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Calculating the true costs of a disaster

A report published by the Turkish Enterprise and Business Confederation has put the cost of the earthquake in eastern Turkey at $84 billion (80 billion euros), about 10% of Turkey’s gross domestic product.

Calculating the true costs of a disaster

By Jo Harper

A report published by the Turkish Enterprise and Business Confederation has put the cost of the earthquake in eastern Turkey at $84 billion (80 billion euros), about 10% of Turkey’s gross domestic product. About $70.8 billion is from the damage to homes, $10.4 billion from the loss of national income and $2.9 billion from the loss of working days. US data analytics firm Verisk put the economic losses at a minimum of $20 billion, while several other estimates lie in between. Assessing the damage caused by the earthquake in Syria will likely take longer. The scale of destruction may be of a similar magnitude but result in a far lower cost.

DW looks at how these earthquake calculations are made and explores why the estimates vary so much. There are generally two approaches to calculating the economic effects of such disasters, according to Melanie Gall from Arizona State University’s Spatial Hazards Events and Losses Database for the United States (SHELDUS).

One is direct impacts, that is those immediately caused by the event such as damage to homes and injuries. Direct losses may be assessed by professional assessors hired by insurance companies, Gall told DW. Indirect impacts are those that emanate from secondary or tertiary effects such as business losses during shutdowns, loss of income for workers, and people suffering from post-traumatic stress disorder (PTSD) — a mental condition that is triggered by a terrifying event. Such losses are usually calculated using economic models. “For most events, these estimates are ball-parked and do not come from professional estimators,” Gall said.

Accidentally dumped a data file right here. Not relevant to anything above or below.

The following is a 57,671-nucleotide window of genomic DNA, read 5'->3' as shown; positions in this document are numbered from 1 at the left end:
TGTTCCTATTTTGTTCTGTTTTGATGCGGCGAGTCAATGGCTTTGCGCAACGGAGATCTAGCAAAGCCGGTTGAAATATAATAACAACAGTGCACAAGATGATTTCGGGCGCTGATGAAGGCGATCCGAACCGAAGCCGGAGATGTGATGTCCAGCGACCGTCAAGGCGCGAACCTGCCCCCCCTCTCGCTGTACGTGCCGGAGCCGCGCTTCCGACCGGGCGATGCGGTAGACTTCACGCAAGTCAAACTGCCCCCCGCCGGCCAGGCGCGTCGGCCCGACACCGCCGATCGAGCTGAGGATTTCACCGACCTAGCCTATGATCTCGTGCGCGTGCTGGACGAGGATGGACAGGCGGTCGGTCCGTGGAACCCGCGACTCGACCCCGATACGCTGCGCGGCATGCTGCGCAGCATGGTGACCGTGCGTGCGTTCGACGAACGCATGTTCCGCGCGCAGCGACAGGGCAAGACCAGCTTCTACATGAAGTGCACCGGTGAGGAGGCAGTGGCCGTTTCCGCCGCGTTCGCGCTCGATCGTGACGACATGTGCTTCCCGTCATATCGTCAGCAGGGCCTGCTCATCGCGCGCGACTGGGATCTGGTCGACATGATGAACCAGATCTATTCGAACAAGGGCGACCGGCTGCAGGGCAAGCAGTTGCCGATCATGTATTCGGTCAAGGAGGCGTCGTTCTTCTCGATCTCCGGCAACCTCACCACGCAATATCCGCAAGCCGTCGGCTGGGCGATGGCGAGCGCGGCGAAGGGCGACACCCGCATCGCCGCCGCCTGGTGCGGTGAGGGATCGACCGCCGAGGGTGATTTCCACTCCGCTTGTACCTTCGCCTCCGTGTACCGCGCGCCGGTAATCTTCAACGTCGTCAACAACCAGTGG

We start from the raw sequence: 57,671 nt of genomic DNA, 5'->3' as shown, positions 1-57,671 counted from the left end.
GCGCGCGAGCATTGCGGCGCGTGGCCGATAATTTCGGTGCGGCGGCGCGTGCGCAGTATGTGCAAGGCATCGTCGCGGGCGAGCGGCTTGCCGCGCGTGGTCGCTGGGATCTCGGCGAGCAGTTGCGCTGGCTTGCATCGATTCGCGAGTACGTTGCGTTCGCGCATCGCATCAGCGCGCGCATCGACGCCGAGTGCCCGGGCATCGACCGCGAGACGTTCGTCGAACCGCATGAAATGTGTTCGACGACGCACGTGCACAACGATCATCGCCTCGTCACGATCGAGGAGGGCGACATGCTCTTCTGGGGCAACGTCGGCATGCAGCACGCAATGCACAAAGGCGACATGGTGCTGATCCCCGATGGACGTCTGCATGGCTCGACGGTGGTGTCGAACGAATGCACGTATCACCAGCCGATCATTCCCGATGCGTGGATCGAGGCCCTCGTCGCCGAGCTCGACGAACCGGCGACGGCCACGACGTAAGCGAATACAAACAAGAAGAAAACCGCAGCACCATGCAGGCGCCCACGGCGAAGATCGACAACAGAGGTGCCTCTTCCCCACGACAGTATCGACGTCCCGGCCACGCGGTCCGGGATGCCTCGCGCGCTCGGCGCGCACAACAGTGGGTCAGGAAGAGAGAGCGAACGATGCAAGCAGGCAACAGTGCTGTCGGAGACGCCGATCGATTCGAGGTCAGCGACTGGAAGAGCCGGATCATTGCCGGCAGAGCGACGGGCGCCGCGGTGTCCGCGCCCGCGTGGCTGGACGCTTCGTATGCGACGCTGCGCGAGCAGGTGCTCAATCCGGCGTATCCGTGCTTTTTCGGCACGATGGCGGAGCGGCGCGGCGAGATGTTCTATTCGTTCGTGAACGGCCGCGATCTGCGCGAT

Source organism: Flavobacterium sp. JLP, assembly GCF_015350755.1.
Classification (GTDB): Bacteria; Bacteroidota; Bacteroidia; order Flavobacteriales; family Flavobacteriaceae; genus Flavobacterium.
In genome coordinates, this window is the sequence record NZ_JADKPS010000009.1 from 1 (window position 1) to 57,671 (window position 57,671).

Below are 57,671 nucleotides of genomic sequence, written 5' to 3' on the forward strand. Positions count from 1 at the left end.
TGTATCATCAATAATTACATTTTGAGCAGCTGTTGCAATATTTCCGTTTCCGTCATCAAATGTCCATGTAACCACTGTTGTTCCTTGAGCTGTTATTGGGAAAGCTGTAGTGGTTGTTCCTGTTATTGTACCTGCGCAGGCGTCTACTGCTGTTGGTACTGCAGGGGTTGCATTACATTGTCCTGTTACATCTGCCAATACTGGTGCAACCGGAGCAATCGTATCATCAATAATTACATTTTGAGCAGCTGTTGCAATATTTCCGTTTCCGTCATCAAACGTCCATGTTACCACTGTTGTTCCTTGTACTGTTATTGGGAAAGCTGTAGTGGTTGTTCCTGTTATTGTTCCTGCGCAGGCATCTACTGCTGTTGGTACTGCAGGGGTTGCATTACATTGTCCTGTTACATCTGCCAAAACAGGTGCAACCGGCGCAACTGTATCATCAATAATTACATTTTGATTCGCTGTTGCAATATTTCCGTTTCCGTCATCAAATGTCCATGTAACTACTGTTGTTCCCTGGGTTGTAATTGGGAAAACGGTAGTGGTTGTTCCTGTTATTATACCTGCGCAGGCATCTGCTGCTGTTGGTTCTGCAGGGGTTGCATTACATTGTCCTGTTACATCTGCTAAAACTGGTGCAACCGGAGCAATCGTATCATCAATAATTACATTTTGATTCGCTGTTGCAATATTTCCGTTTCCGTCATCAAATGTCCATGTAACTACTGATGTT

Insurance companies and insurance trade associations typically make the first estimates, which focus on property damage. Insurers base these estimates on losses covered by insurance and then extrapolate them to include losses related to non-insured property. Adam Rose, a senior research fellow at the Center for Risk and Economic Analysis of Threats and Emergencies at the University of Southern California makes such estimates. He leads a team that developed software for the purpose called Economic Consequence Analysis Tool, or E-CAT.

“Precise estimates of the cost of a given disaster can only be determined after a careful case study, which takes months or years to complete,” Rose told DW. Rose’s software can be used once some basic information on the initial size of the disaster and rough estimates of the extent of resilience and behavioral responses become available.

“An issue here is valuing human life, which typically includes a large portion related to a person’s earnings. These are lower in developing countries like Turkey, so sometimes translating distant injuries into dollars becomes problematic in those contexts,” said Rose.

Categories evaluated are business interruption, the decrease in economic activity measured either in terms of lost revenue, or a combination of lost wages and profits as well as personal income or employment at the macroeconomic level. “The above three categories do not include human misery, such as the number of people left without power or clean water,” Rose added. John Bateman, public affairs officer at the NOAA Satellite and Information Service in the US, also says that many costs are simply not counted.

These would include losses to natural capital or environmental degradation, mental or physical health care related costs and the value of a lost supply chain. “Therefore, our estimates should be considered conservative with respect to what is truly lost,” he told DW.

This article was provided by Deutsche Welle

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